One day long, long ago, in Palestine, I watched the re-enactment of today’s Gospel. The shepherds gathered in the early dawn at the communal sheepfold. Each one, beginning with the most senior, called his sheep by name while the other shepherds stood still in silence. One by one his flock gathered around him.  When each shepherd had assembled his flock, he set off calling his sheep to follow, which they did. It was a fascinating scenario to watch and I had been given only one condition for my presence, I was to be silent and still throughout. Even camera-shutter clicks were banned. This teaches the value and necessity of silence and stillness as we wait on God to call us through his Spirit of enlightenment and encouragement. Is there sufficient prayer-based silence and stillness in our daily life?
I am so grateful to have had that experience and have lived out of it, hopefully fruitfully, over the subsequent decades. This Gospel text, and others that are similar, reminds me to invoke the help of the Holy Spirit that I may not miss any nuance in Jesus’ words. For I am all too aware that, in my busy and distracted life, I can so easily fail to truly listen, with an uncluttered heart, to His Word.

Third Sunday of Easter

The Listening Heart

The Christian’s faith journey is towards the breaking dawn. In the Book of Numbers (21:11) the Israelites were told that their journeys through the wilderness would be towards the sunrise. The Christian’s journey is to the dawn that ‘breaks open’ with revelation, never to the night which ‘falls into darkness’.

The two disciples, in this Sunday’s Gospel (Luke 24: 13-35), were walking towards the sunset. They would not have set out from Jerusalem until the sun had begun to fall. Emmaus is west of Jerusalem. However that may be, the two were so overcome with sorrow and disappointment at the death of Jesus (“…our own hope had been that He would be the One to set Israel free.” Luke 24:21) that, internally, they were consumed by darkness. The hopes and dreams of these unnamed men were in pieces. They knew only bewilderment and unfathomable distress when an unrecognised man joined them.

Luke tells us how the unrecognised Risen Jesus invited these disciples to share their preoccupation. The two responded:
“You must be the only person staying in Jerusalem who does not know the things that have been happening there these last few days.” Gently Jesus asked: “What things?”
Jesus’ loving and attentive listening was to, slowly and tortuously, draw them, from the depths of their darkness and distress towards the light. The two began to recount the history of what had become, just two days prior, such deep sorrow and the crushing of their hope.
Luke does not indicate how long Jesus listened. But it takes time and courage for someone to recount a deeply imbedded hope. The assembly of deep, previously unexpressed inner feelings, built up over time and then dashed in a moment and their conversion into spoken words, is not a quick process.
Listening to another’s sorrow and despondency is also draining on the listener. Yet, listening is the crucial first stage in healing a wounded soul and body. Jesus would have listened not only with care but also with a profound love and compassion enabling him to detect an unexpressed but felt word, a light sigh or the fall of a tear. When a distraught person is truly listened to, they know, in the depth of their being, that they have been heard, without being judged.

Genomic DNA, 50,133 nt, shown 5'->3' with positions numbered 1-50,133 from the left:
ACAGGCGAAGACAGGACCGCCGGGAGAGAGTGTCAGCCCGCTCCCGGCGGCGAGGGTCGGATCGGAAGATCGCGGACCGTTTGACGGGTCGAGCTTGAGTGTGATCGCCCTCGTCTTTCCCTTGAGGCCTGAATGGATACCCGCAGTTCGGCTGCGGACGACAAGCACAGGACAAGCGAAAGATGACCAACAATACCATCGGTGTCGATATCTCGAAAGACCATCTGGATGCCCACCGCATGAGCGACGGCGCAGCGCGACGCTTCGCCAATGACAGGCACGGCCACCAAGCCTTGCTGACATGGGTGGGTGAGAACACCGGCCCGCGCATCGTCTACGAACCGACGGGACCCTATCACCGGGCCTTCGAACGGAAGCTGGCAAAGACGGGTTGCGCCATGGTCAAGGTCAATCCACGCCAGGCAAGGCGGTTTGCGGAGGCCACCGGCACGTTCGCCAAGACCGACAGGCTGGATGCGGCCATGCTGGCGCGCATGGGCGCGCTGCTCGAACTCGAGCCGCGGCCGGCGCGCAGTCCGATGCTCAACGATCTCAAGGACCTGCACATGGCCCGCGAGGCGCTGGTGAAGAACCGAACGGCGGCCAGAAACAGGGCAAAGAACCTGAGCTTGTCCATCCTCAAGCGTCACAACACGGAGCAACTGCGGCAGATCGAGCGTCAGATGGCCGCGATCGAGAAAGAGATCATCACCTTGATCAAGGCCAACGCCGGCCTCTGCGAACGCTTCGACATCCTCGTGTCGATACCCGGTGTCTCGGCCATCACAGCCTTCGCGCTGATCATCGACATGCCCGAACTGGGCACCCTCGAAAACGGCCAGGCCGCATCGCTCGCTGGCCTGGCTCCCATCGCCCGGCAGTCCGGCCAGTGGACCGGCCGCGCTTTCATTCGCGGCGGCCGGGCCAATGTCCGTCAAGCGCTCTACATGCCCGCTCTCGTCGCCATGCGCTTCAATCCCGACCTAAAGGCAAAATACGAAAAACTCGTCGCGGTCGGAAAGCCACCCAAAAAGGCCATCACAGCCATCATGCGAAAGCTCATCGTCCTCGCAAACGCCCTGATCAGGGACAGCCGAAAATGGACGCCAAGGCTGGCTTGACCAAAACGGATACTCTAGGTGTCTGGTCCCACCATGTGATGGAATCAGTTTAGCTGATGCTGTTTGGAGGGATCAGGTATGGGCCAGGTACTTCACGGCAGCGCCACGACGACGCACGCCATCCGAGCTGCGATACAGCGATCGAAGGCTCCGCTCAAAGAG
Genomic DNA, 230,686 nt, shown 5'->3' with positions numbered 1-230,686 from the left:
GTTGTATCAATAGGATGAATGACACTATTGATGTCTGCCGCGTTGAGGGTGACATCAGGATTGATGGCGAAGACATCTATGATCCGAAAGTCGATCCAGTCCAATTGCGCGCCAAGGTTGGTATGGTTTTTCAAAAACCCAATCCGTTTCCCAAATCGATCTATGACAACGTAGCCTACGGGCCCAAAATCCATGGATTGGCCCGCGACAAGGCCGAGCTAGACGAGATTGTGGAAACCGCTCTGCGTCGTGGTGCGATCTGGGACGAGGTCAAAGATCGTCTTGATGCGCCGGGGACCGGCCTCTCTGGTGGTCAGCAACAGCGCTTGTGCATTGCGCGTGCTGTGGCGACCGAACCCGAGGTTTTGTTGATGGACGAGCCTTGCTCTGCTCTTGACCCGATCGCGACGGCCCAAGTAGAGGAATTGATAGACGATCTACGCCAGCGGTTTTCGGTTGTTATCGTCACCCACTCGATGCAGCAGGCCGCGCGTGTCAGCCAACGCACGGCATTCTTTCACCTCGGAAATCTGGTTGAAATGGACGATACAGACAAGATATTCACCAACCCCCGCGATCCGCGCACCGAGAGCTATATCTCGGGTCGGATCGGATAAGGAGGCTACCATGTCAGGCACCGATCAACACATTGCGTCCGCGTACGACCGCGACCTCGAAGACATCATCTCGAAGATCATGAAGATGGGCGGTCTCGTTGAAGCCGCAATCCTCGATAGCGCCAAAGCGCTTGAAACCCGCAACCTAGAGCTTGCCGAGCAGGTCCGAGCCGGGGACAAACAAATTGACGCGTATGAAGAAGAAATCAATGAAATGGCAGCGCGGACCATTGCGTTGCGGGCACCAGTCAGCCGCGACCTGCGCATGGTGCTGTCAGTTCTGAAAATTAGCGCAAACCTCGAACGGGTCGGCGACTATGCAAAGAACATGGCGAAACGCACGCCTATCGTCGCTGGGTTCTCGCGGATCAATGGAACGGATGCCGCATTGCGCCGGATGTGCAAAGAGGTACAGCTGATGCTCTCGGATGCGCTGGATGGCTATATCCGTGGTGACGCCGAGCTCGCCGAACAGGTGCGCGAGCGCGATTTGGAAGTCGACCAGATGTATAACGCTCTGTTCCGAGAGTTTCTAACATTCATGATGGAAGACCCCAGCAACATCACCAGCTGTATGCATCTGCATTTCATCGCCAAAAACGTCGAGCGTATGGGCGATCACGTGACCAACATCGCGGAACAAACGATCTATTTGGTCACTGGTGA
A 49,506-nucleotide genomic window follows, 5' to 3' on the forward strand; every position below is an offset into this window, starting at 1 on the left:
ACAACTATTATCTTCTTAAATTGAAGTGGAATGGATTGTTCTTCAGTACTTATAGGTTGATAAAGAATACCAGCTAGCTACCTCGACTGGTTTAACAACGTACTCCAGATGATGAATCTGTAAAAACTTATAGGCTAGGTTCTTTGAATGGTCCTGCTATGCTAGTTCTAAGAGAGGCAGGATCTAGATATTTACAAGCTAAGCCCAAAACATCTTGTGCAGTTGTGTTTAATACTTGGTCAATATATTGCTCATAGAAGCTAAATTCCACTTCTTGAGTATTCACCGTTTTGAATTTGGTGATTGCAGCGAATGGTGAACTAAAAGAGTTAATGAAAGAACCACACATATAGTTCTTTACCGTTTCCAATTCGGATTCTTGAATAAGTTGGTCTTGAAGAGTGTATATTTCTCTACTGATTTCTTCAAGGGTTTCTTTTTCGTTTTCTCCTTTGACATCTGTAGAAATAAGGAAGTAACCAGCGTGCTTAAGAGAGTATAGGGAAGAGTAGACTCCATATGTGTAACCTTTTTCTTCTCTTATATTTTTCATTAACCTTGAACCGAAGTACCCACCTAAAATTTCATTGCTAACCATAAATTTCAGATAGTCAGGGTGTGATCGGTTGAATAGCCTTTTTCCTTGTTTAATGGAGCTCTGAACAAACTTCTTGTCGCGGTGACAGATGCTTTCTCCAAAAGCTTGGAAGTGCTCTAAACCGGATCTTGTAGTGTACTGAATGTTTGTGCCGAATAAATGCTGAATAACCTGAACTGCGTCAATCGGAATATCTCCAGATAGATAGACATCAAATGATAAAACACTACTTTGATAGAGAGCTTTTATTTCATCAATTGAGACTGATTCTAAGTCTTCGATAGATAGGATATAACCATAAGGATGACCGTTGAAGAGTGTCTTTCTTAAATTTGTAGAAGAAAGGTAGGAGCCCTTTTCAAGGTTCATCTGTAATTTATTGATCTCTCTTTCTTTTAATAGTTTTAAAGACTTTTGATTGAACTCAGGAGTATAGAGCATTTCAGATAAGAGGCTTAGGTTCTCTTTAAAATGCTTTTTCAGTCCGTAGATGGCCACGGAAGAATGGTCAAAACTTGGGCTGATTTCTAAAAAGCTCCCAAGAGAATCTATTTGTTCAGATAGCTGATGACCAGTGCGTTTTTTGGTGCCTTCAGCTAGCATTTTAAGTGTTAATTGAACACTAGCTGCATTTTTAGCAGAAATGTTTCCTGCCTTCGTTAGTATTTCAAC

The healing element of true listening is frequently damaged, if not entirely lost, when the listener is too anxious to fill a needed moment of silence with their own story, which may or may not be related to what the previous speaker had been saying. True listening requires a depth of attention that is not distracted by extraneous insertions of speech or movements or sounds.

As the Baptised, it is in Christ’s name that we are here on earth living, breathing and communicating. This Gospel text challenges us to consider the quality of our listening. Does Jesus find us, for example, as attentive to his Word today as he was to the two dispirited disciples on the road to Emmaus? Would he find a reflection of the attention he gave in the way we try to listen to the wide range of people whom we meet, from nearest and dearest to the casual acquaintance?
It could be, of course, that our sensory input is overloaded and, if so, we can be driven to distraction. If our sensory input is, in addition, hopelessly discordant, our problems of discernment are hopelessly multiplied. While it is true that, on occasion, we can bring such confusion upon ourselves, there is another whose purpose is to cause us to lose our way. His name is Satan. He will attempt to disrupt our intention to be Christ’s listening heart and ear by disrupting our sense of being guided by the Holy Spirit. The disciples walking into the Emmaus sunset had been invaded by an all-consuming despondency. Satan is the author of untruth. If our communion with the Risen Lord becomes strained or threatened by fracture, we can find ourselves, all too easily, unable to differentiate truth from falsehood, essential from non-essential.

Jesus began to heal their woundedness with his exorcising presence. His listening heart was like a loving poultice that drew from his disciples the negativity that evil had planted in them. When, finally, the depth of their depression had been exorcised, they were able to receive and recognise The Word Jesus broke open for them. Jesus listens, unrestrictedly, with his loving heart to all his disciples who turn to him aloud or in silent tears. Like the two on the road to Emmaus, we need the confidence of faith.